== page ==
However, the big winner in the Asia-Pacific region, and the most-represented nation in the top 100, is Australia. Although the country has no representatives in the top 20, it claims 16 universities in the top 100, with half of these sitting in the top 50.
Hamish Coates, professor of higher education at the University of Melbourne, points to a host of reasons why Australia’s young universities are so successful: the country has a national approach to higher education, competing against the rest of the world rather than internally; it “got rid of the British class structure” meaning that higher education is “open to everyone”; and its location attracts staff and students from across Asia.
He compares Australia’s higher education success with its achievements in the wine industry – perhaps a fitting analogy following the appointment earlier this year of Nobel laureate and vineyard-owner Brian Schmidt as vice-chancellor of the Australian National University.
“Over the past 20 or 30 years we have made the best wine industry on earth. And we’ve done exactly the same thing with higher education,” he says.
Peter Coaldrake, vice-chancellor and president of Queensland University of Technology (QUT) (joint 28th), adds that Australia’s higher education system “does not favour younger institutions, but its competitive funding mechanisms for student demand and research allow Australian institutions to compete in ways that allow them to utilise individual strengths while navigating their particular challenges”.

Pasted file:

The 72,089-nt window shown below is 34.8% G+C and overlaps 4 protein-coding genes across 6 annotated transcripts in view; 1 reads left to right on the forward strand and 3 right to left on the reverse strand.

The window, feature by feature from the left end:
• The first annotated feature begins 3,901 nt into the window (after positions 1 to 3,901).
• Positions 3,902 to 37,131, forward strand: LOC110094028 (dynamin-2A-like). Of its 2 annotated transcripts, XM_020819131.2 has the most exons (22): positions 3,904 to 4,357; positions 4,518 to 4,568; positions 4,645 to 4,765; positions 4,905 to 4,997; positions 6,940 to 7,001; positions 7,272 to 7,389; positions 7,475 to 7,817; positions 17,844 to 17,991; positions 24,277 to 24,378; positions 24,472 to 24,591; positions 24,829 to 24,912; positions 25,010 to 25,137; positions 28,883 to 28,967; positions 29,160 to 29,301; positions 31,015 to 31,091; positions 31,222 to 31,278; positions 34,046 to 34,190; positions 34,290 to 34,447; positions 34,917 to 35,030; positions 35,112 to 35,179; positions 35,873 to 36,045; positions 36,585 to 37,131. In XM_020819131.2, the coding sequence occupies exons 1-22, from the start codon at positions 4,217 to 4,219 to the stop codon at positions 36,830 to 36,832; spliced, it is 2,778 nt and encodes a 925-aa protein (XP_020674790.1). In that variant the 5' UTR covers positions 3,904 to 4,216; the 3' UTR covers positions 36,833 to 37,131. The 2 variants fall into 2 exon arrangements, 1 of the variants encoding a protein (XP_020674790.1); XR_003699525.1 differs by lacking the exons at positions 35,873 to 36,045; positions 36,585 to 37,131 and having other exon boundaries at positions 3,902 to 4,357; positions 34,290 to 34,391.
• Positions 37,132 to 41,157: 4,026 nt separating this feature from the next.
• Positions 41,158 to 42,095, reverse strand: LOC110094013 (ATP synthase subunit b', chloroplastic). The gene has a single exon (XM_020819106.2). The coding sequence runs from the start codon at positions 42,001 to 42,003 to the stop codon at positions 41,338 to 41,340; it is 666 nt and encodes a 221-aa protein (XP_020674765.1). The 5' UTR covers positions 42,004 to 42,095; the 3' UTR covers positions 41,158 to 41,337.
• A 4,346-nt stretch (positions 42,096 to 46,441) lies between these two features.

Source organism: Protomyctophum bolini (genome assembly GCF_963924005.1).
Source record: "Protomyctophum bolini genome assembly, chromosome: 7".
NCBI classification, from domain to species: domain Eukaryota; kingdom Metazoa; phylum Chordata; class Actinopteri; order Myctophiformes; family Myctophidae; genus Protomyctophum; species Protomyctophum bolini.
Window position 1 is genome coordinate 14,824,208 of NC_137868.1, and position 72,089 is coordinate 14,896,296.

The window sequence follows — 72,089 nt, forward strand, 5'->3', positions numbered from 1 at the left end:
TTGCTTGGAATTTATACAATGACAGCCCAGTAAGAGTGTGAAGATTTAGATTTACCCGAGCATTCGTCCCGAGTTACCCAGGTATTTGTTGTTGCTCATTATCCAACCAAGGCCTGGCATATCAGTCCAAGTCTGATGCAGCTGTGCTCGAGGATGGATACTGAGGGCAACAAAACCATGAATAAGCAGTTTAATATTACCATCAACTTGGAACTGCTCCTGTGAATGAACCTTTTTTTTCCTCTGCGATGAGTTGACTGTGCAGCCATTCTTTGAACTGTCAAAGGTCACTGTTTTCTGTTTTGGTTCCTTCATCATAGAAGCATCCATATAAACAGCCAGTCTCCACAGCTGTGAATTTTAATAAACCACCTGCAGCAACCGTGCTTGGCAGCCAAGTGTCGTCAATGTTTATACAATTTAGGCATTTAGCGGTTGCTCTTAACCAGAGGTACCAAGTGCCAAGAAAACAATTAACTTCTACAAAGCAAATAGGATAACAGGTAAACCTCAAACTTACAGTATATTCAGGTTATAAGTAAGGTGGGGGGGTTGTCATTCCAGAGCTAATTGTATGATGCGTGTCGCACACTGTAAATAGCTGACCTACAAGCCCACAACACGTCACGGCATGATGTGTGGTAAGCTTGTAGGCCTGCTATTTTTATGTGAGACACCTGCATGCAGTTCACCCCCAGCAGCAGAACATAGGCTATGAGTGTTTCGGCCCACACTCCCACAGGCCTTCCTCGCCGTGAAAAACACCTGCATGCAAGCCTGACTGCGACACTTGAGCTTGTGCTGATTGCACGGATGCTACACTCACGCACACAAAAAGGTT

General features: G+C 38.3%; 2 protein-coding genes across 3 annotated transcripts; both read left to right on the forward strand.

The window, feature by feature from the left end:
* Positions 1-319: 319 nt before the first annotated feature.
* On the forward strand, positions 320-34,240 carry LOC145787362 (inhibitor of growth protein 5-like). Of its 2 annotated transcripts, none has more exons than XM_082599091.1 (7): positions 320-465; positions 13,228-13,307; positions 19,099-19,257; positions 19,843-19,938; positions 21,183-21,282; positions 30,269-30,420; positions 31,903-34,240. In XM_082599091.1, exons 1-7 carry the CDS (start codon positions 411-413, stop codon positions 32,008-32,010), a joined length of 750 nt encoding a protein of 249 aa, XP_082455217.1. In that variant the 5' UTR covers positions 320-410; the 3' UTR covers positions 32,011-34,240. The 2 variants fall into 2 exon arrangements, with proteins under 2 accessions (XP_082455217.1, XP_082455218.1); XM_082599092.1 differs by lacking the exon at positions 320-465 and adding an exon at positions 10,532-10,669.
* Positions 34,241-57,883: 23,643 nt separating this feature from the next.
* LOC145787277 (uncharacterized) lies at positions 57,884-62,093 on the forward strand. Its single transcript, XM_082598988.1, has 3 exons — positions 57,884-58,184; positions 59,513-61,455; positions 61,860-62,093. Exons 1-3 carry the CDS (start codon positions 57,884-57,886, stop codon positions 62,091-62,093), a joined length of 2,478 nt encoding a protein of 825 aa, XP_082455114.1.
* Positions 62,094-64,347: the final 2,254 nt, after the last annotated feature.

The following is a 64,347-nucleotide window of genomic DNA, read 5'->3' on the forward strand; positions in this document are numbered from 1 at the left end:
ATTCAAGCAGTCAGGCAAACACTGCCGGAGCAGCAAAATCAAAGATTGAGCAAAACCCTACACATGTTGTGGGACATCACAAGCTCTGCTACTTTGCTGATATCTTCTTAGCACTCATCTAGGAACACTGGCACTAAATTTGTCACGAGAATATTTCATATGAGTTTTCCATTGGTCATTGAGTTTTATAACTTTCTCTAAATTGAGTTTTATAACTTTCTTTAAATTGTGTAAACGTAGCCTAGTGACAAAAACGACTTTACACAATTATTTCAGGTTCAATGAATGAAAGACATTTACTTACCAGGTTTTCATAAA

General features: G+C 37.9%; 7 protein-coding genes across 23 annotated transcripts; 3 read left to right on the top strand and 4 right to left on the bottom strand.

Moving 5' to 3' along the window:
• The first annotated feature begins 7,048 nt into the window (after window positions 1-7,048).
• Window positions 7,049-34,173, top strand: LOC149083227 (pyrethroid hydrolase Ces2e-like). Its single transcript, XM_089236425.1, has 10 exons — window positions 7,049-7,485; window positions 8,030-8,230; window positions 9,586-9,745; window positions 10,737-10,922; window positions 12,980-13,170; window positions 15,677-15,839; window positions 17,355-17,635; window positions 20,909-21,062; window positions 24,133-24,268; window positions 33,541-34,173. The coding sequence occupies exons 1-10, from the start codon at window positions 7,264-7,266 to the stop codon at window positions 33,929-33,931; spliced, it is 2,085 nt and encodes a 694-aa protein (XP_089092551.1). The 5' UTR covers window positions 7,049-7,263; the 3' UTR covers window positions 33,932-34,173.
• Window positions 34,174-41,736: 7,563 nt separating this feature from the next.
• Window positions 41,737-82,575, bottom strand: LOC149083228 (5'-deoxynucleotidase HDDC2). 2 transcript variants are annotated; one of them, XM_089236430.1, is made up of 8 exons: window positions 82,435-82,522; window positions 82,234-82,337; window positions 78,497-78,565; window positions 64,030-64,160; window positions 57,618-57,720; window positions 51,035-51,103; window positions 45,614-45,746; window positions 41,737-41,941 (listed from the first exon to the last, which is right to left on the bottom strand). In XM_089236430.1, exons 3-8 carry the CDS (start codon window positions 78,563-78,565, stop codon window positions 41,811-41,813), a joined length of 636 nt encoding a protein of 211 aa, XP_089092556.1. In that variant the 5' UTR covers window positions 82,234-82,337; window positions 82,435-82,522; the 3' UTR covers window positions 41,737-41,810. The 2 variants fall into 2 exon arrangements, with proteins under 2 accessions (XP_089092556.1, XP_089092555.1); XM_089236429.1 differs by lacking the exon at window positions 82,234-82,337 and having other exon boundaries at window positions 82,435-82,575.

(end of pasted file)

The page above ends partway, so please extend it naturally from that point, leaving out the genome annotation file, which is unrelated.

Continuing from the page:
“The older, more established institutions have the benefit of history and a research track record, but tend to perform worse in terms of inclusion metrics and have very mixed results in various surveys, metrics and awards related to teaching capability and learning support,” he says.
“Some of the most established institutions in Australia have recently argued for a greater slice of future research funds on the basis of research share, which is strongly correlated with age of institution. Efforts by those institutions to monopolise these funds suggest they recognise that newer institutions, particularly Australia’s ATNs [Australian Technology Network of Universities], are rising rapidly in outputs and reputation and, over time, may disrupt the existing order in Australian higher education.”
Coaldrake adds that it is vital that newer universities create their own strategies and niches, rather than try to emulate neighbouring elite universities.
“The reputations of many prestigious institutions have often benefited from research success that can be traced back through previous generations of scholars and achievers. But the interconnections and pace of change in the modern world mean that any institution can rapidly lose relevance and value if that institution does not contribute solutions to meaningful, real-world challenges,” he says.
“It is unwise to take on the older players at their own game, that is, via stand-alone discipline-based research. Younger universities need to carve out their own identities and demonstrate their impact and relevance.”
That is something many universities in the THE 150 Under 50 Ranking 2016 recognise and deliver.